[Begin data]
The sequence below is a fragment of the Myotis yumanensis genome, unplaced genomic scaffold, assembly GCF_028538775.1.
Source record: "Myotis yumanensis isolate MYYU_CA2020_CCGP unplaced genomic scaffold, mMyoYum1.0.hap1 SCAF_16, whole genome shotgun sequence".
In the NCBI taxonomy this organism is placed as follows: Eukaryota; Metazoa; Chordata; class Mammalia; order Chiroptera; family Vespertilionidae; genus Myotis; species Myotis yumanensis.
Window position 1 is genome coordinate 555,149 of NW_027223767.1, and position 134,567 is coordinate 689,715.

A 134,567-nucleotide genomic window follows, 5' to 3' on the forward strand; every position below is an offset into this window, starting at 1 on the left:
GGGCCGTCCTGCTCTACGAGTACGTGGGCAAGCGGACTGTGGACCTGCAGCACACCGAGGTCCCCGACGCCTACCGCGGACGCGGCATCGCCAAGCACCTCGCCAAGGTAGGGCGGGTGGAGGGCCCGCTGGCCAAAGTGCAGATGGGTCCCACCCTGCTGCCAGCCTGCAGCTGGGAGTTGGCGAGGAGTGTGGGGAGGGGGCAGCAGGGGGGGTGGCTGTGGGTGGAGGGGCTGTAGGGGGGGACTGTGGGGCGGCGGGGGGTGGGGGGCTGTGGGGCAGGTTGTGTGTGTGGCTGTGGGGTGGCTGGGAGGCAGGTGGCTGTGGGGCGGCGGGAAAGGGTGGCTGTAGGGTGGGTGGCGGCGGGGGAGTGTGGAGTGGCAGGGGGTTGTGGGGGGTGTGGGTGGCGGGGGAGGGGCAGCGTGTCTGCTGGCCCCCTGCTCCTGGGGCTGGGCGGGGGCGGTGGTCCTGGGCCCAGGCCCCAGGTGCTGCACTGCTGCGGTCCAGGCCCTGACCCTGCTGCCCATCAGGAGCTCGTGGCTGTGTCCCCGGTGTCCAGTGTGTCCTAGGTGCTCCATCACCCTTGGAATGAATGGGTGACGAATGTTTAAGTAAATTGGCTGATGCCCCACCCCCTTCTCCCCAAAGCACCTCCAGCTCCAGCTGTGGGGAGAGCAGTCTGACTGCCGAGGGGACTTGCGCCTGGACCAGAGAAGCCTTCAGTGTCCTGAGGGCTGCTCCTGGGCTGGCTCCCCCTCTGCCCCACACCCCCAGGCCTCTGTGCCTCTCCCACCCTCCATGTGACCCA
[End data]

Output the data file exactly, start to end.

The sequence below is a fragment of the Myotis yumanensis genome, unplaced genomic scaffold, assembly GCF_028538775.1.
Source record: "Myotis yumanensis isolate MYYU_CA2020_CCGP unplaced genomic scaffold, mMyoYum1.0.hap1 SCAF_16, whole genome shotgun sequence".
In the NCBI taxonomy this organism is placed as follows: Eukaryota; Metazoa; Chordata; class Mammalia; order Chiroptera; family Vespertilionidae; genus Myotis; species Myotis yumanensis.
Window position 1 is genome coordinate 555,149 of NW_027223767.1, and position 134,567 is coordinate 689,715.

A 134,567-nucleotide genomic window follows, 5' to 3' on the forward strand; every position below is an offset into this window, starting at 1 on the left:
GGGCCGTCCTGCTCTACGAGTACGTGGGCAAGCGGACTGTGGACCTGCAGCACACCGAGGTCCCCGACGCCTACCGCGGACGCGGCATCGCCAAGCACCTCGCCAAGGTAGGGCGGGTGGAGGGCCCGCTGGCCAAAGTGCAGATGGGTCCCACCCTGCTGCCAGCCTGCAGCTGGGAGTTGGCGAGGAGTGTGGGGAGGGGGCAGCAGGGGGGGTGGCTGTGGGTGGAGGGGCTGTAGGGGGGGACTGTGGGGCGGCGGGGGGTGGGGGGCTGTGGGGCAGGTTGTGTGTGTGGCTGTGGGGTGGCTGGGAGGCAGGTGGCTGTGGGGCGGCGGGAAAGGGTGGCTGTAGGGTGGGTGGCGGCGGGGGAGTGTGGAGTGGCAGGGGGTTGTGGGGGGTGTGGGTGGCGGGGGAGGGGCAGCGTGTCTGCTGGCCCCCTGCTCCTGGGGCTGGGCGGGGGCGGTGGTCCTGGGCCCAGGCCCCAGGTGCTGCACTGCTGCGGTCCAGGCCCTGACCCTGCTGCCCATCAGGAGCTCGTGGCTGTGTCCCCGGTGTCCAGTGTGTCCTAGGTGCTCCATCACCCTTGGAATGAATGGGTGACGAATGTTTAAGTAAATTGGCTGATGCCCCACCCCCTTCTCCCCAAAGCACCTCCAGCTCCAGCTGTGGGGAGAGCAGTCTGACTGCCGAGGGGACTTGCGCCTGGACCAGAGAAGCCTTCAGTGTCCTGAGGGCTGCTCCTGGGCTGGCTCCCCCTCTGCCCCACACCCCCAGGCCTCTGTGCCTCTCCCACCCTCCATGTGACCCA